These are all examples of what has been called (Doka, 1989) “disenfranchised grief.” Disenfranchised grief has been described as “a grief that persons experience when they sustain a loss that is not or cannot be openly acknowledged, publicly mourned or socially supported” (Doka, 1989, p. 6). Disenfranchised grievers may feel that they don’t have the right to grieve, and may feel abandoned or isolated in their pain. Validation, acknowledgement and support are vital to the healing of grief, and when these elements are missing, the grief process can become complicated and difficult, requiring professional grief counseling.

Disenfranchised grief can occur when (1) the relationship is not recognized, (2) the loss is not recognized, or (3) the griever is not recognized. Examples of unrecognized relationships include those between gay partners, ex-spouses, neighbors, colleagues, counselors and others. In the example of Carl and Bob described above, Carl sought grief counseling to work out his feelings of anger toward Bob’s parents and toward the medical establishment. My nonjudgmental validation of Carl’s feelings and acceptance of his grief assisted him on the road to healing.

Pet loss is an important example of a loss that is not recognized. Peggy came to see me because her grief about the loss of her beloved Lolly had become depression: she blamed herself for Lolly’s death, and was judging herself and feeling shame for having such strong feelings of grief. Peggy’s harsh self-judgments were reinforced by the responses of her friends that it was “only a dog” and that she should “get over it.” In validating the depth of Peggy’s grief, I assured her of the strength of the human-animal bond and the unconditional love we receive from our pets, and that her grief was not only acceptable, but right.

Other examples of losses that are not universally recognized or accepted include abortion, divorce, infertility, job loss, disability, suicide and witnessing another’s decline due to dementia. Some of these losses, such as suicide or abortion, are not always socially validated, and cannot always be publicly expressed. A deep sense of loss may be felt after losing a job, losing one’s independence due to disability or illness or having a loved one with dementia. However, because there is no literal, physical death in these situations, the grief that these types of losses can cause is not always recognized or accepted. Group support, in addition to counseling, for these types of losses can be very helpful and validating.

Disenfranchised grief can also occur when the griever is not recognized, because it is incorrectly assumed that he or she is not capable of grief. Examples include children, people with dementia, roommates in nursing homes, and people with developmental disabilities. Everyone experiences loss and grief, and a person’s level of cognitive development or dysfunction must be taken into account in providing support and counseling.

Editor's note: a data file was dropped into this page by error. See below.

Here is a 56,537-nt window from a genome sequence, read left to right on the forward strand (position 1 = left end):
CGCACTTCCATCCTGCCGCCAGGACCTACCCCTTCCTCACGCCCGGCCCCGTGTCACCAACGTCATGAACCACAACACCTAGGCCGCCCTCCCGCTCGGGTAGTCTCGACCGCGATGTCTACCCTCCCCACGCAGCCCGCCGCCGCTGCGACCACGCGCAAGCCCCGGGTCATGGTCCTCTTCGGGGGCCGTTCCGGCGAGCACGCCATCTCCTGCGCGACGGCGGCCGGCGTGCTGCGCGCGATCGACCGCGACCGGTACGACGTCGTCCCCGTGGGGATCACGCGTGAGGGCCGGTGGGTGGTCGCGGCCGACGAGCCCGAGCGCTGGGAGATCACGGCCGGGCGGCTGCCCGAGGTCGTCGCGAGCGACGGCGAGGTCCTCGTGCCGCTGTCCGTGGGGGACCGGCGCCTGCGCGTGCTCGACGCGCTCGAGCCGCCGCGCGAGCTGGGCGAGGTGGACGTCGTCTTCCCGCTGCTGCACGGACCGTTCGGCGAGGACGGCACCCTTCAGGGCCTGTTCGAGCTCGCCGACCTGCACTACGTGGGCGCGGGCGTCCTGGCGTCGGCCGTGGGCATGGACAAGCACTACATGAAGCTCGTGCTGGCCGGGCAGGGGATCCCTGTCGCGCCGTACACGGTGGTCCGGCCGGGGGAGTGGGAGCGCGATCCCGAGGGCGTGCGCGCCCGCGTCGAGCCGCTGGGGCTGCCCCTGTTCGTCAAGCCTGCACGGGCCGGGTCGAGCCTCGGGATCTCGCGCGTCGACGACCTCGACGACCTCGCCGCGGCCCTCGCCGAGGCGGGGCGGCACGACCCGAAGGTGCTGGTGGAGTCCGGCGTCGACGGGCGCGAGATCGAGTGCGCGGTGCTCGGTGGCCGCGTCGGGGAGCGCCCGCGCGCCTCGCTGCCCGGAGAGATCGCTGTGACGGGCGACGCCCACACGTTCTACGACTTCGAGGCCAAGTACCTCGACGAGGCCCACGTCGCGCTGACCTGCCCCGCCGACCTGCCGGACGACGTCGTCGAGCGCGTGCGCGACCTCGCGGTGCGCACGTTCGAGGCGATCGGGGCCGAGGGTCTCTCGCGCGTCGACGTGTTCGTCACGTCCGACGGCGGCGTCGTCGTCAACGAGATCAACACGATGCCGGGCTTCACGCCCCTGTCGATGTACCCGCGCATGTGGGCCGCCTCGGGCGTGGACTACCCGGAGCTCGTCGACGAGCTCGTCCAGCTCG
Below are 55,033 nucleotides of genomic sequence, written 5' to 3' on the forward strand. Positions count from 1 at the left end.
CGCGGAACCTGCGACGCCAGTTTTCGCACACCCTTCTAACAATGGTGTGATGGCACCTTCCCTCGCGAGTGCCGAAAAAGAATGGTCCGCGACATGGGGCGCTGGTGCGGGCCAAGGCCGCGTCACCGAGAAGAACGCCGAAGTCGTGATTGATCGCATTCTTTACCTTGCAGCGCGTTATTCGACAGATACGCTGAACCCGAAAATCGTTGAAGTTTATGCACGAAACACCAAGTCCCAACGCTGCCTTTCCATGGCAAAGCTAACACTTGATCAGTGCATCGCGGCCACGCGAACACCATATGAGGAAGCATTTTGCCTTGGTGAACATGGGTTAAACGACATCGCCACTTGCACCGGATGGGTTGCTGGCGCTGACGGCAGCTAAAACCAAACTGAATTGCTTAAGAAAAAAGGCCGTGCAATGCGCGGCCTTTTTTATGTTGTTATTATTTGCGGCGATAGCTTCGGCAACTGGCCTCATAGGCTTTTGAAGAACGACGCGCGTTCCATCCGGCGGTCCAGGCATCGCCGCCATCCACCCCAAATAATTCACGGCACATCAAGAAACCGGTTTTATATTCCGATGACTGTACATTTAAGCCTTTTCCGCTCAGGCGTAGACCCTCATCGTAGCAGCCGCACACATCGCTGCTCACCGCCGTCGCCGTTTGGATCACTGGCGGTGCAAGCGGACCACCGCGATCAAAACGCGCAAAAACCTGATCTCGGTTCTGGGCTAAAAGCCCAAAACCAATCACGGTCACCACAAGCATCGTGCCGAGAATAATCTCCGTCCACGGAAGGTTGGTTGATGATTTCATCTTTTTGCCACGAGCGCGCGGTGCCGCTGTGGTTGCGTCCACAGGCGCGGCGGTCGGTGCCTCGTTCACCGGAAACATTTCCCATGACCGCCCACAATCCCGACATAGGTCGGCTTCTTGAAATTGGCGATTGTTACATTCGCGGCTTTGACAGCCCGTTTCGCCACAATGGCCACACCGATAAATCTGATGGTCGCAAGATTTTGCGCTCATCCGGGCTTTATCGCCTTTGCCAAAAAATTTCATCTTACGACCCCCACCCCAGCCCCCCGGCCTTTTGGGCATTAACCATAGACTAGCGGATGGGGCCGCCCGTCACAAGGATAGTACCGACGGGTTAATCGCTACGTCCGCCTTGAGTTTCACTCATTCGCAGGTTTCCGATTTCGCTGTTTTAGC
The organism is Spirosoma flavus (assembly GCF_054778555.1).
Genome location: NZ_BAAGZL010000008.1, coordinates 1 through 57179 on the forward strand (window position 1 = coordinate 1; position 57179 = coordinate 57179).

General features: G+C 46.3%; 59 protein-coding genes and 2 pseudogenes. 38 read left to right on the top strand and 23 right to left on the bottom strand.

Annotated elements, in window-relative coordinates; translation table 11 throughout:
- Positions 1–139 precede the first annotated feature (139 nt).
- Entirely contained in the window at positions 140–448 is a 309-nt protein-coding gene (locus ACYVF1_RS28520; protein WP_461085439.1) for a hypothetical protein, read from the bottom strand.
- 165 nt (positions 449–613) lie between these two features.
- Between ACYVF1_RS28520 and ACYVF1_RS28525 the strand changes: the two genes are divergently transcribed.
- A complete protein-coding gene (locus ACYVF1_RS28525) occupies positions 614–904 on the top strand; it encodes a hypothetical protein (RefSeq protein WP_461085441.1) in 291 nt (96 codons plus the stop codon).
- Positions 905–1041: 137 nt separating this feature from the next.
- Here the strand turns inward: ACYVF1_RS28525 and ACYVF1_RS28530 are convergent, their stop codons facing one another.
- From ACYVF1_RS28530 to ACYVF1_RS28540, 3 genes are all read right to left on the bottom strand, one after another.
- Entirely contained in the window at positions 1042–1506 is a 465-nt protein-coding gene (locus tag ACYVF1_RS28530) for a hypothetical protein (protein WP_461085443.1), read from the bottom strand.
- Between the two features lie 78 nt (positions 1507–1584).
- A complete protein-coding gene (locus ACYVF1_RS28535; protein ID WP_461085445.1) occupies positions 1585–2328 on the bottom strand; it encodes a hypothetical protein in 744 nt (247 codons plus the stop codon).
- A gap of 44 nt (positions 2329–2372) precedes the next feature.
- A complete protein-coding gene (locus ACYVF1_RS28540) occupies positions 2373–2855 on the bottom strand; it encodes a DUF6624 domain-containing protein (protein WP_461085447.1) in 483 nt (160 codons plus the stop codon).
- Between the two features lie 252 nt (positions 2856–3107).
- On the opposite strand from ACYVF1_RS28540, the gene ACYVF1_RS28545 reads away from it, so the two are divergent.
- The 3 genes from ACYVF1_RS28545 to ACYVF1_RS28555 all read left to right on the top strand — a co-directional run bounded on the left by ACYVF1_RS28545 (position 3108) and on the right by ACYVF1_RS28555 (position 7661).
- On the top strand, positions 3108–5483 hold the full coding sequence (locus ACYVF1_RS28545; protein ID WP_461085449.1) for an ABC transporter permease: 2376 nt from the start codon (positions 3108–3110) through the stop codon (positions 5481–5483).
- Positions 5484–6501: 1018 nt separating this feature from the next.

Those experiencing disenfranchised grief may lack the social (or societal) support necessary to face the pain of grief and accommodate it, and if the relationship has been severed or not openly acknowledged, there are often no bereavement rituals or outlets for expression to help the disenfranchised griever cope with the loss (Rando, 1988). Indeed, the “very nature of disenfranchised grief creates additional problems for grief, while removing or minimizing sources of support” (Doka, 1989, p. 7). The support of a grief counselor or group can be of great help for those experiencing the complications of disenfranchised grief, so that the loss can be validated and the grief transformed into healing and growth.

References

Doka, K., ed. (1989). Disenfranchised Grief: Recognizing Hidden Sorrow. New York: Lexington Books.

Rando, T. (1988). How to Go on Living When Someone You Love Dies. New York: Bantam Books.

Do Our Pets Grieve After Loss?

Lucy and Andy, my two cats, have been best buddies ever since we brought Andy home fourteen years ago, when Lucy was one year old.  As I write, they are nestled next to each other.  Lucy, who has always been very healthy, is starting to show the signs of age:  recurrent urinary tract infections, and the beginnings of kidney failure.   As a hospice bereavement counselor, I support family members through their anticipatory grief, and their grief after the death of their loved one.  Is Andy starting to prepare for Lucy’s demise? How will she react after Lucy dies? How can I support her in the process?  I know plenty about supporting humans through their journey of grief — how do I do that with my animal partners?

Many have observed behavioral changes in their pets after their animal and human companions die.  They may search for their friend, stare out the window, seemingly in hopes that their friend will come back, stop eating, cry or seem depressed, clingy or withdrawn.